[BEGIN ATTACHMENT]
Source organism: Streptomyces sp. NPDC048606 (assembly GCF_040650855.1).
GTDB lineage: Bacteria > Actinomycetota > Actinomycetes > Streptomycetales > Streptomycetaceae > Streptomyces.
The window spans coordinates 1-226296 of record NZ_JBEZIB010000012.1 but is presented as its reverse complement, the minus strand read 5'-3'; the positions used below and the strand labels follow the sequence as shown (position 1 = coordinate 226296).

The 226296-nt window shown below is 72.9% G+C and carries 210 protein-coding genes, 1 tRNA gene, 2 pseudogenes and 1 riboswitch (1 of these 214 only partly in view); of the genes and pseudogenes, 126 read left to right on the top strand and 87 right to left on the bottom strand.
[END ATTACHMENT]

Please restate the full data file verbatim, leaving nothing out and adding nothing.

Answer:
Source organism: Streptomyces sp. NPDC048606 (assembly GCF_040650855.1).
GTDB lineage: Bacteria > Actinomycetota > Actinomycetes > Streptomycetales > Streptomycetaceae > Streptomyces.
The window spans coordinates 1-226296 of record NZ_JBEZIB010000012.1 but is presented as its reverse complement, the minus strand read 5'-3'; the positions used below and the strand labels follow the sequence as shown (position 1 = coordinate 226296).

The 226296-nt window shown below is 72.9% G+C and carries 210 protein-coding genes, 1 tRNA gene, 2 pseudogenes and 1 riboswitch (1 of these 214 only partly in view); of the genes and pseudogenes, 126 read left to right on the top strand and 87 right to left on the bottom strand.